Sub­ur­bia with a lively po­ten­tial

A down­town re­vival is help­ing bring a new en­ergy to this quiet burg.

Los Angeles Times - - HOT PROPERTY - By Scott Garner

The city of Al­ham­bra can rightly boast of its beau­ti­ful neigh­bor­hoods, with its troves of his­toric homes in vir­tu­ally ev­ery style pop­u­lar over the last 100 years. It can also boast of hav­ing one of the most re­mark­able founders of any South­ern Cal­i­for­nia city, in the per­son of Ben­jamin Wil­son.

Wil­son came to Cal­i­for­nia in the 1800s with dreams of sail­ing away to China, but a chance meet­ing with Ra­mona Yorba, the beau­ti­ful daugh­ter of one of the prom­i­nent lo­cal Cal­i­fornios, con­vinced him to stay.

He im­mersed him­self com­pletely in the cul­ture of Alta Cal­i­for­nia, learn­ing Span­ish, con­vert­ing to Catholi­cism and mar­ry­ing Yorba.

His trans­for­ma­tion from Yan­kee to Cal­i­fornio was so com­plete that he soon be­came known as Don Ben­ito.

Af­ter Cal­i­for­nia be­came a state, Wil­son em­barked on a suc­cess­ful po­lit­i­cal ca­reer. He was the first L.A. County clerk, the sec­ond mayor of Los Angeles, an L.A. County su­per­vi­sor and a three­term state sen­a­tor.

In 1874 he bought a tract in the San Gabriel Val­ley and sub­di­vided it for a new hous­ing devel­op­ment he called “Al­ham­bra,” af­ter the Wash­ing­ton Irv­ing book.

The set­tle­ment was the first in the re­gion to have wa­ter de­liv­ered to each home site via iron plumb­ing, and its lo­ca­tion on a busy spur of the transcon­ti­nen­tal rail­road en­sured a steady sup­ply of home­stead­ers.

Wil­son didn’t live long enough to see the land bust that would nearly sink Al­ham­bra in the 1880s. He died in 1878 and is memo­ri­al­ized by the nam­ing of Mt. Wil­son af­ter him, and by a statue in down­town Al­ham­bra.

The set­tle­ment even­tu­ally re­cov­ered from the bust and in­cor­po­rated in 1903.

Main Street be­came a bustling com­mer­cial corridor, and the Pa­cific Elec­tric Rail­way built a line down the mid­dle of the street, knit­ting the city more deeply into the fab­ric of the rapidly grow­ing L.A. re­gion.

Shift­ing con­sumer tastes led to the de­cline of the Main Street shop­ping district be­gin­ning in the 1970s, and ef­forts to re­vi­tal­ize the strip re­sulted in the de­mo­li­tion of large swaths of the his­toric store­fronts that lined the street.

Al­ham­bra’s his­toric hous­ing stock fared much bet­ter and re­mained a draw for sub­ur­ban home buy­ers over the years, in­clud­ing Chi­nese Amer­i­cans join­ing the east­ward ex­o­dus out of L.A.’s Chi­na­town into the San Gabriel Val­ley.

Neigh­bor­hood high­lights

A city of homes: Al­ham­bra’s homes ap­peal to a wide range of tastes, with well-pre­served ex­am­ples of early 20th cen­tury ar­chi­tec­ture as well as more con­tem­po­rary styles.

Down­town re­nais­sance: Res­i­dents of Al­ham­bra are em­brac­ing its his­toric down­town once again, and restau­rants, bars and a movie the­ater are now flour­ish­ing there.

Dine on the Boule­vard: Val­ley Boule­vard of­fers some of the best Asian food in the San Gabriel Val­ley, in­clud­ing Sichuan spe­cial­ists Chengdu Taste and Szechuan Im­pres­sion.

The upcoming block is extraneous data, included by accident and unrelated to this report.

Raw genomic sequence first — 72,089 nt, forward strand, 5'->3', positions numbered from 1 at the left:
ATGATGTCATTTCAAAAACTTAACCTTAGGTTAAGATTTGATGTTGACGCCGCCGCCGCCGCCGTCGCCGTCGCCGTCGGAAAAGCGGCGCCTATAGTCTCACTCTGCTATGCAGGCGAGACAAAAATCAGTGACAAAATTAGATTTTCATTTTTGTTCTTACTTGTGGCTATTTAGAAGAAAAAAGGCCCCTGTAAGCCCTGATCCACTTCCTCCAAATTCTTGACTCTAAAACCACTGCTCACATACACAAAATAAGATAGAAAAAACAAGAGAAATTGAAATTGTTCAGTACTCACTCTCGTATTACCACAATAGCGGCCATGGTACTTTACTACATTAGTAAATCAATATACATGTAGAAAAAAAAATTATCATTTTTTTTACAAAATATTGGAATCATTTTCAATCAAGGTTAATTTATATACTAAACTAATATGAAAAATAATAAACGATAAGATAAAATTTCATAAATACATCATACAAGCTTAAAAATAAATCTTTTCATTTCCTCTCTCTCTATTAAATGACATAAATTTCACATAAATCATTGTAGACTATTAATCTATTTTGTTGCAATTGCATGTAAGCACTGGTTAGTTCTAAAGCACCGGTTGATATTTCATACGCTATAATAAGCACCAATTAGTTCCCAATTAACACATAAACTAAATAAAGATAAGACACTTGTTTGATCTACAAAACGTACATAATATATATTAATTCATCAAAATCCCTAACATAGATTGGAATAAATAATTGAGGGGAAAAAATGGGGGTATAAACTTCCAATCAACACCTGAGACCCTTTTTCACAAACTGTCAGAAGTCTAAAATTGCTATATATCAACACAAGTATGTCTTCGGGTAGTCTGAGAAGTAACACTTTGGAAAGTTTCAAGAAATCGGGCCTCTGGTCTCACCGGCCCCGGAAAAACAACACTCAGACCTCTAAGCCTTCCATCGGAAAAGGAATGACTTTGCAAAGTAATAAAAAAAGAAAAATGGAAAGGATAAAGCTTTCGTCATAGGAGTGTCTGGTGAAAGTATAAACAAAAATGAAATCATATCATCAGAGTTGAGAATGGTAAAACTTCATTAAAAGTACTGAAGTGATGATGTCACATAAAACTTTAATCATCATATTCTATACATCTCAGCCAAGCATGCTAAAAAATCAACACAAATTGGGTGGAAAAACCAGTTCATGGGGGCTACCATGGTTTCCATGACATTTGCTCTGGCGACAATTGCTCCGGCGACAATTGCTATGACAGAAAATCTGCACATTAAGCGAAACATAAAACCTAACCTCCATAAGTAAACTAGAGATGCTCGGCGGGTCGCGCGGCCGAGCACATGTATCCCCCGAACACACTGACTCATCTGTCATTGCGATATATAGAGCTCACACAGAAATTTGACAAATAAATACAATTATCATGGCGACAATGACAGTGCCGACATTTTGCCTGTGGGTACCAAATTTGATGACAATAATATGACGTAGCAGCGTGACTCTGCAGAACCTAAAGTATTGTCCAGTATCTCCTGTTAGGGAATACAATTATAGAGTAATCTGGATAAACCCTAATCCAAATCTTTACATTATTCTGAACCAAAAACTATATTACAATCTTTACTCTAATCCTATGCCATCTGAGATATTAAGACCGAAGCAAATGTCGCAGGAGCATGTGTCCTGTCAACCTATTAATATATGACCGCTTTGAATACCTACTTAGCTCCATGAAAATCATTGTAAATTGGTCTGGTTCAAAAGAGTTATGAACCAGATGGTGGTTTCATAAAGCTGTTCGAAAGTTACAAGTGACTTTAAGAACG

Neigh­bor­hood chal­lenges

Quiet … too quiet: Al­ham­bra’s laid-back sub­ur­ban vibe and dearth of clubs might be enough to turn off younger home buy­ers look­ing for bright lights and bigc­ity nights.

Ex­pert in­sight

Diana Tran, a Re­al­tor with Re/Max Elite Re­alty in Al­ham­bra, said the city is de­sir­able be­cause of its schools, easy ac­cess to the 10 and 710 free­ways and its prox­im­ity to down­town L.A.

And un­like its much more ex­pen­sive neigh­bors, South Pasadena and San Marino, Al­ham­bra pro­vides more mod­er­ately priced real es­tate op­tions, she said.

“In­ven­tory has been very low, and it has been for the last two years,” Tran said.

“So any­thing that hits the mar­ket — if it’s priced right — re­ally doesn’t stay on the mar­ket more than two weeks.”

Mar­ket snap­shot

The 91801 and 91803 ZIP Codes com­pose the ma­jor­ity of Al­ham­bra. In April, based on 11 sales, the me­dian sales price for sin­gle­fam­ily homes in the 91801 ZIP Code was $623,000, up 5.1% year over year, ac­cord­ing to CoreLogic. In the 91803 ZIP Code, eight sales re­sulted in a me­dian sales price of $598,000, a 12.7% in­crease year over year.

Re­port card

There are nearly two dozen pub­lic and pri­vate schools within the bound­aries of Al­ham­bra. Among them is Martha Bald­win Ele­men­tary, which scored 899 out of 1,000 in the 2013 Aca­demic Per­for­mance In­dex.

Ra­mona Ele­men­tary scored 872; Wil­liam Northrup Ele­men­tary had a score of 840; and Emery Park Ele­men­tary scored 835. Al­ham­bra High and San Gabriel High had scores of 798 and 790, re­spec­tively. In­de­pen­dence High, an al­ter­na­tive school, scored 655.

Fred­eric J. Brown AFP/Getty Im­ages

KIDS COOL OFF in Al­ham­bra, a town that’s de­sir­able be­cause of its schools and prox­im­ity to down­town Los Angeles.

An­gel­ica Quin­tero Los Angeles Times

Sources: L.A. Times map­ping, Mapzen, OpenStreetMap

Francine Orr Los Angeles Times

THE CITY’S HOUS­ING stock in­cludes a wide range of sin­gle-fam­ily homes — in­clud­ing early 20th cen­tury ar­chi­tec­ture but more con­tem­po­rary styles as well.

Ir­fan Khan Los Angeles Times

FRIENDS HAVE LUNCH at Leg­endary Restau­rant, one of the Sichuan spots on Val­ley Boule­vard in the San Gabriel Val­ley.

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